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(ARA) – A child’s graduation is a time for celebration for the whole family. And just about every family wants those moments captured for life. But we’ve all watched grainy, out-of-focus videos that sometimes even miss the graduate’s big moment on stage. Even if you’ve never picked up a camera, with a few simple tips, you can make sure the family memories you capture are worth saving.

No matter how state-of-the-art a camera is, if you don’t know how to use it, you shouldn’t start learning at the big event. “Get familiar with your equipment,” says Ben Gottfried, digital filmmaking and video production instructor at The Art Institutes International Minnesota. “Read the manual, test different lighting conditions. It will increase your comfort level with the camera and make for better shots.”

Now that you know how to use your camera, make sure you’re in a good spot to get the right shots, says Ted Long, academic director for digital filmmaking and video production, visual effects and motion graphics and Web design and interactive media at The Illinois Institute of Art – Schaumburg. “Get to the venue early to set up so you don’t have to use the full zoom on your camera from the back of the auditorium.”

And keep it steady. There’s nothing worse than getting a case of motion sickness while watching your family’s special moments. “If you want your video to look good, use a tripod,” says Patrick Roddy, academic director for digital filmmaking and video production and digital photography at The Art Institute of Tucson.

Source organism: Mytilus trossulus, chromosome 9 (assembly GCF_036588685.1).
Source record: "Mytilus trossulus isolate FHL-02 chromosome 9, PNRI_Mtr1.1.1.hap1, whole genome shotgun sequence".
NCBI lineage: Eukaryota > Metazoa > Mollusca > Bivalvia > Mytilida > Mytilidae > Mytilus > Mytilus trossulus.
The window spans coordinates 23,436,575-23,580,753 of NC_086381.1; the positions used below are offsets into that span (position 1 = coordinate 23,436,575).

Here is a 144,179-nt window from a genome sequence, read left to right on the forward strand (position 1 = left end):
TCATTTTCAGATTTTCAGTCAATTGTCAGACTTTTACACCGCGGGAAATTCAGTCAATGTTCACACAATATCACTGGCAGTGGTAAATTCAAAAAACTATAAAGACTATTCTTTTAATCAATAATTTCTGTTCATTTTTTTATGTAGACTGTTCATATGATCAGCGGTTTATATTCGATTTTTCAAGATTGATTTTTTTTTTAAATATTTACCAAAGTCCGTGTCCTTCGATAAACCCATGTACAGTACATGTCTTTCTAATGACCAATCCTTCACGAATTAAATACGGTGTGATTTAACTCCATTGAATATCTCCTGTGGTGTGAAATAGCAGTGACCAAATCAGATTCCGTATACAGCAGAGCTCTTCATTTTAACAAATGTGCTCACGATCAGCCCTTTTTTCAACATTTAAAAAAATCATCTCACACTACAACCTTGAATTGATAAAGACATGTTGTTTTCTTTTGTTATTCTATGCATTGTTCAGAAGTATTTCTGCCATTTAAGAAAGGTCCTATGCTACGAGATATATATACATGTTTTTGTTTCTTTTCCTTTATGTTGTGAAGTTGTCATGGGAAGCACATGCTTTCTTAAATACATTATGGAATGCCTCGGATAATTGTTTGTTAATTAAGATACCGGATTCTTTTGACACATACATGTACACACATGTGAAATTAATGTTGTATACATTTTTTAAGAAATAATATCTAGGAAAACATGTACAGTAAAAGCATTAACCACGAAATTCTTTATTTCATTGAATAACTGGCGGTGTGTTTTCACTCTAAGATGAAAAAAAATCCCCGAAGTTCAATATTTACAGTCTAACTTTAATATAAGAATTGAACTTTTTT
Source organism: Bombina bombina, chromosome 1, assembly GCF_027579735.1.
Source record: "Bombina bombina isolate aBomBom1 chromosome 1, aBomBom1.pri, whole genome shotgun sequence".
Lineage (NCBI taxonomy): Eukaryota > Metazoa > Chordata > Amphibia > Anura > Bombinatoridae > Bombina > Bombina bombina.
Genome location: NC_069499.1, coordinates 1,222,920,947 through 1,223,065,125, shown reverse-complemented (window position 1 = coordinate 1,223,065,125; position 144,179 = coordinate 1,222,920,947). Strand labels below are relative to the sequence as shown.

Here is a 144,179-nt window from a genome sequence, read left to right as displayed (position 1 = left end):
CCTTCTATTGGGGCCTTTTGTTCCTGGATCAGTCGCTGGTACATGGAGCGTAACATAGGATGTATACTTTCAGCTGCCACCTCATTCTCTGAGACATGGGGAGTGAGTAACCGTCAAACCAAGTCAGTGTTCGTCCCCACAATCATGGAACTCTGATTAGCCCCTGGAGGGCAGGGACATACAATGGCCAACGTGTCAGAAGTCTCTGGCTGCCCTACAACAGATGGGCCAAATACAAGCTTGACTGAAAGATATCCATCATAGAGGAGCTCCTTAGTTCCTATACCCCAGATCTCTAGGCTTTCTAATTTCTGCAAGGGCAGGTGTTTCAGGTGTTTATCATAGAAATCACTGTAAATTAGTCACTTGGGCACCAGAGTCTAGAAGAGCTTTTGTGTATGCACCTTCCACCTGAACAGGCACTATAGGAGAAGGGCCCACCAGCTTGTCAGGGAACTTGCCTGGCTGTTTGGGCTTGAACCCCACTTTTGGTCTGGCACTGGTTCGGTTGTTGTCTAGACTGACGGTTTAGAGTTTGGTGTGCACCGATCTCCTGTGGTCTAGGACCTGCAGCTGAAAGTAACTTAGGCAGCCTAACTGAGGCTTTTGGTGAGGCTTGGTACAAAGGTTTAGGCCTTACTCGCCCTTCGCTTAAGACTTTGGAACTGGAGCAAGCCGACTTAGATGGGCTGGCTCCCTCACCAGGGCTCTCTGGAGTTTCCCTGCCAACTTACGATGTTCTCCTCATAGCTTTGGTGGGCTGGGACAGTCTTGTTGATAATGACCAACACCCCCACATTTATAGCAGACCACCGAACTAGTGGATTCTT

If your grad is speaking at the commencement ceremony or if you want to get interviews with family members about the big day, Long advises you make sure to use an external microphone you plug into the camera instead of the one attached to the camera to ensure that your subjects are audible.

Now that you’re ready to shoot, it’s time to talk about what you should shoot. First, get an establishing shot, says Roddy. A wide shot of the event that shows the grads walking in, the stage and the audience will give your video context.

Gottfried suggests you try to rest on a shot. Don’t excessively zoom or pan and when you do decide to zoom, make sure it’s a slow one. Jarring shots are hard to look at and even harder to edit later. “Shooting a live event can make you anxious to get shots of everything,” he says. “Keep one eye on the viewfinder and the other on the action going on around you and strategically move the camera when necessary.”

“Use the rule of thirds,” says Long. “Think of the picture in the frame consisting of a top third, a center third and a bottom third – the important stuff needs to happen in the middle third.”

Get shots of the event from different angles, recommends Roddy. He suggests families use multiple cameras if possible. Because simple video editing software is available for most computers, it can be fairly easy to edit the two videos together.

And while you’re capturing the day’s events for posterity, don’t forget to take the time to enjoy the celebration.

To learn about The Art Institutes visit, www.artinstitutes.edu/nz.

Author: Andy Quayle

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